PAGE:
DENVER -- People living in Denver’s Park Hill neighborhood are on alert because criminals are stealing from their locked cars without any forced entry.
Millions of Americans use a keyless entry fob. It’s a convenient way to lock and unlock a car, but criminals are using a device to grab that signal while keys are inside a home.
On Sunday night, Paul Brown hung his keys by the front door. But when he woke up on Monday morning, he discovered something strange on his home surveillance camera.
“Nobody gets out of the car. But you can see my car unlock -- the lights turn on,” Brown said.
A criminal was canvassing his street near Colorado Boulevard and East 23rd Avenue in the Park Hill neighborhood. The surveillance camera captures a car driving up to his 2009 Honda Pilot parked in the street. You can see the headlights flash on and then the suspect is inside – there’s no forced entry, no broken glass.
“I think they were in and out within 30 seconds,” Brown said.
So how was his car unlocked so easily? The FOX31 Problem Solvers talked to a cyber security expert, who said when you unlock your car from a distance, the key fob sends an electronic code to your vehicle. Thieves now purchase a device to steal that code if the fob is at close-range.
“These detectors they’re using have a range of up to 300 feet – so that’s like a football field away. It's pretty far,” said Ray Hutchins, managing partner at CyberCecurity LLC. “If they’re targeting you, they can see when your fob is talking to the car.”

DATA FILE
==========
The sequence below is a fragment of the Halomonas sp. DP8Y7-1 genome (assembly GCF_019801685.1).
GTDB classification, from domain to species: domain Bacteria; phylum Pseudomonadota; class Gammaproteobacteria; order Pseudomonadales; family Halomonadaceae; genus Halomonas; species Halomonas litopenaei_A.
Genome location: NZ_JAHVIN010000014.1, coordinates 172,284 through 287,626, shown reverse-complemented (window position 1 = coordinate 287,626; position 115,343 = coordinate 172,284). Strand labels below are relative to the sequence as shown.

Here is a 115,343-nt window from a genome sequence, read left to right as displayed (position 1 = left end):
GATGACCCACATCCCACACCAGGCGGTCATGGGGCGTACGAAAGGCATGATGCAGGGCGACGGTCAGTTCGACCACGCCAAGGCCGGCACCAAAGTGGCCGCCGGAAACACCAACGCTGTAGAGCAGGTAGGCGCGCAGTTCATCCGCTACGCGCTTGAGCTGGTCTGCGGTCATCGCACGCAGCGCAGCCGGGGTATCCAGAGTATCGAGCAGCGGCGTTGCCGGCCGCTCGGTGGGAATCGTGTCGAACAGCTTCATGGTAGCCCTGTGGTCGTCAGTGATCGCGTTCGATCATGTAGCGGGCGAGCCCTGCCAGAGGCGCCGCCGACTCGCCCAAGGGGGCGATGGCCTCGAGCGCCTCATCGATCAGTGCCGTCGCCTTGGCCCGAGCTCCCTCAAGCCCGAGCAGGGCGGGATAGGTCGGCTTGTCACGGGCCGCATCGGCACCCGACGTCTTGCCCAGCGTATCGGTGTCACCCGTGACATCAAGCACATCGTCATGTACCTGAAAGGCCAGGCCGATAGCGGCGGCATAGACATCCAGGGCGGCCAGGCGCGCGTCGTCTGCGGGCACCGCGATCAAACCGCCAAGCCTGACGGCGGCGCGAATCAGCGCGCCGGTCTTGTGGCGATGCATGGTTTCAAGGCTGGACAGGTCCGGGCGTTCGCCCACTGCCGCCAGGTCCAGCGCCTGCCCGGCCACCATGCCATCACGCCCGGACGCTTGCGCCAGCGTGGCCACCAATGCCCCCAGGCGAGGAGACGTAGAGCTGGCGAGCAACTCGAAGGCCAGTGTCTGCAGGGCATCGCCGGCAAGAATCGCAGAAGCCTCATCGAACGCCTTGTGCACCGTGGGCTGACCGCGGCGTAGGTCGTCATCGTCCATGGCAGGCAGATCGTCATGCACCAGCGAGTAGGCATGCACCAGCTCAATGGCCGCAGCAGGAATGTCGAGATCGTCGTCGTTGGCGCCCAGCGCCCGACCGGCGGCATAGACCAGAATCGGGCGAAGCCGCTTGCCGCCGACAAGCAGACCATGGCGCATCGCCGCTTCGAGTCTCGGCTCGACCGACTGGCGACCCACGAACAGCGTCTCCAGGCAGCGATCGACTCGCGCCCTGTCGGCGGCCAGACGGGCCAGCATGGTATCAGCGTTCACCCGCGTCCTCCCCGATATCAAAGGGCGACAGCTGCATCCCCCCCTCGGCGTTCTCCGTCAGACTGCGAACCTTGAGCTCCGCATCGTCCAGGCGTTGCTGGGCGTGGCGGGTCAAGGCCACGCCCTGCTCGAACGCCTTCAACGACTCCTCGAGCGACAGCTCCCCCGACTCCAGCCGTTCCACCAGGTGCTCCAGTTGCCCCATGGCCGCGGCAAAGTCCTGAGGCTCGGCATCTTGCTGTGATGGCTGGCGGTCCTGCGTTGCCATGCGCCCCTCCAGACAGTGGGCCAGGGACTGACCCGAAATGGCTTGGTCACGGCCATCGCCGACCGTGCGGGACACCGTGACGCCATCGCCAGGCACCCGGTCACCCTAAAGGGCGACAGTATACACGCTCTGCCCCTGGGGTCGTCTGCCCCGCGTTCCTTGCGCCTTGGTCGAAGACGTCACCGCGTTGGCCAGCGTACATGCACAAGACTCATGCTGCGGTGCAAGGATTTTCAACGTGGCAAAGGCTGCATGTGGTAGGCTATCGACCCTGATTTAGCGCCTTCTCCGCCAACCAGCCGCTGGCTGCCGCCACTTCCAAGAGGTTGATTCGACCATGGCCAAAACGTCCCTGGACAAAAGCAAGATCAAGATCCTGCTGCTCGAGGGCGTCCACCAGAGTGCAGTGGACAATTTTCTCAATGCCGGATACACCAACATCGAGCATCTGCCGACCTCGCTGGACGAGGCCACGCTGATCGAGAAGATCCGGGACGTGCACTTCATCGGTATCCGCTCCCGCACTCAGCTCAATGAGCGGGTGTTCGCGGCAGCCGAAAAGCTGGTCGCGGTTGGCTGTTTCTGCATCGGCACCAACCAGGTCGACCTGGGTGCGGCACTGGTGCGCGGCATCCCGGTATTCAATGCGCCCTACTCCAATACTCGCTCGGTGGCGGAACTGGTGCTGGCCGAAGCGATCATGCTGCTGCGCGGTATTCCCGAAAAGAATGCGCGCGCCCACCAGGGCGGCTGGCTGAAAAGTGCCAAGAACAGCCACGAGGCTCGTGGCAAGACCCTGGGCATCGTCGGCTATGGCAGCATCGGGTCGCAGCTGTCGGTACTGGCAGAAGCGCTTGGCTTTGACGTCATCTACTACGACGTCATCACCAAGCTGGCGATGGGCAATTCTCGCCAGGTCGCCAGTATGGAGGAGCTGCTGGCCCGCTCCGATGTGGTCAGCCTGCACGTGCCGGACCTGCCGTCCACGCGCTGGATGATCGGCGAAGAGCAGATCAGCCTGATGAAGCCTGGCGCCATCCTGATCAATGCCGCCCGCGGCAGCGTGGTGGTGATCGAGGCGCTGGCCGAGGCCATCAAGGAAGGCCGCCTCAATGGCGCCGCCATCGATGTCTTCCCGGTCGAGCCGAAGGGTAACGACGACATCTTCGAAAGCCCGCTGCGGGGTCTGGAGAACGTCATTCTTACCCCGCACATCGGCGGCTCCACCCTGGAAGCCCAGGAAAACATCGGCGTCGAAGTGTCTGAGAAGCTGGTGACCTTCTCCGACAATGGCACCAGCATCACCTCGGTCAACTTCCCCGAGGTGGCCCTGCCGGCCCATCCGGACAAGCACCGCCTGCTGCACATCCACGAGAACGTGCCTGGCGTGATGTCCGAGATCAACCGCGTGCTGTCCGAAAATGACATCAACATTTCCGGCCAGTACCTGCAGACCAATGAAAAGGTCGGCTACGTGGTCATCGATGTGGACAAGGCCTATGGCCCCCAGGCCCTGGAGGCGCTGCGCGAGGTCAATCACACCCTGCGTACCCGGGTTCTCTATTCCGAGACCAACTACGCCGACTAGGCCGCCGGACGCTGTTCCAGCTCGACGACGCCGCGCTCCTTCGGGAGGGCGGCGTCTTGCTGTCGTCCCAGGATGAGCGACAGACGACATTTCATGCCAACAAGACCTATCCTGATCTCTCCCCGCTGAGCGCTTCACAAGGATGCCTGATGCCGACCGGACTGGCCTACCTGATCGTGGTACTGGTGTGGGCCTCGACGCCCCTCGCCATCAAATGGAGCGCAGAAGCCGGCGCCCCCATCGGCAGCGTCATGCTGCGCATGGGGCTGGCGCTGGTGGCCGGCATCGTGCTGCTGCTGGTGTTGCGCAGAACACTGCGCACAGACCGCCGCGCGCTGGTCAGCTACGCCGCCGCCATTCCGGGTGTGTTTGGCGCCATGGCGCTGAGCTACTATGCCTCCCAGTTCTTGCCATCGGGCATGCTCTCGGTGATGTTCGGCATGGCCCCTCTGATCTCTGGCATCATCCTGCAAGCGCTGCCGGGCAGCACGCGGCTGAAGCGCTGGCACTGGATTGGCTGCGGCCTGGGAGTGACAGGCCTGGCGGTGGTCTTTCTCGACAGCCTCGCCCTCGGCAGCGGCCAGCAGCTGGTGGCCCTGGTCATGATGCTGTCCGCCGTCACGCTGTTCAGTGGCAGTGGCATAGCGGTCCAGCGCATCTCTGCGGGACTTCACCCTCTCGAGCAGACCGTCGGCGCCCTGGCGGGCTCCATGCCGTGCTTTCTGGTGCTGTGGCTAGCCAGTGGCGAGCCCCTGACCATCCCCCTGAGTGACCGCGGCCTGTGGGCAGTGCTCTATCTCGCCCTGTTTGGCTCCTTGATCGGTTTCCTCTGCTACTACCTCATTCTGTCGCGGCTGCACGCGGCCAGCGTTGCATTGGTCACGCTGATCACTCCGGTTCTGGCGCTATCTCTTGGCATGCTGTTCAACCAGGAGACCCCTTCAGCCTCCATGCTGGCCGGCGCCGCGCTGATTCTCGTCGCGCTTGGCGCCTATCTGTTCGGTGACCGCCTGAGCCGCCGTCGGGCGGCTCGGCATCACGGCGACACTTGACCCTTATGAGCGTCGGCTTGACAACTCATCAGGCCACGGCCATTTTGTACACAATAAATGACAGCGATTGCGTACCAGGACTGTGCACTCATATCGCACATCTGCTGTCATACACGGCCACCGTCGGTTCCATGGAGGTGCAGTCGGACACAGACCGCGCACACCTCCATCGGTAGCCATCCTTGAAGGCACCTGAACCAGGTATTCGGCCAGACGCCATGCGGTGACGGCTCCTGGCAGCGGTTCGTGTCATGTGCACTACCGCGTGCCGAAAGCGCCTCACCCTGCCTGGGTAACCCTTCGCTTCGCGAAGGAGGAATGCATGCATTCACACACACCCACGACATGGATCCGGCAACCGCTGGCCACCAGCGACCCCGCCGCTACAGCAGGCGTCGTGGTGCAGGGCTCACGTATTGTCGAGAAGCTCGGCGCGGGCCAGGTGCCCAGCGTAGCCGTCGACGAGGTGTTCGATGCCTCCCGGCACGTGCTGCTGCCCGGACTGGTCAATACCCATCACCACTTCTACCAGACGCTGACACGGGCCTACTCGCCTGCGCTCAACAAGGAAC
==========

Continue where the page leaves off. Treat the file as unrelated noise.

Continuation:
Luckily, Brown didn’t have anything valuable inside his car. But he wants others to be careful about where they hang up their keys.
“People need to be aware there’s an easy way to break into your car," he said.
Hutchins recommends keeping your key fob at a safe distance if possible. You could also buy a “fob guard security pouch." It’s made of metal to block the hacker.
“The only way to truly solve this is at the car manufacturing level and the insurance company level. They’ve got to cooperate to defeat this in the engineering of the products. Right now, they are insecure,” Hutchins said.AlertMe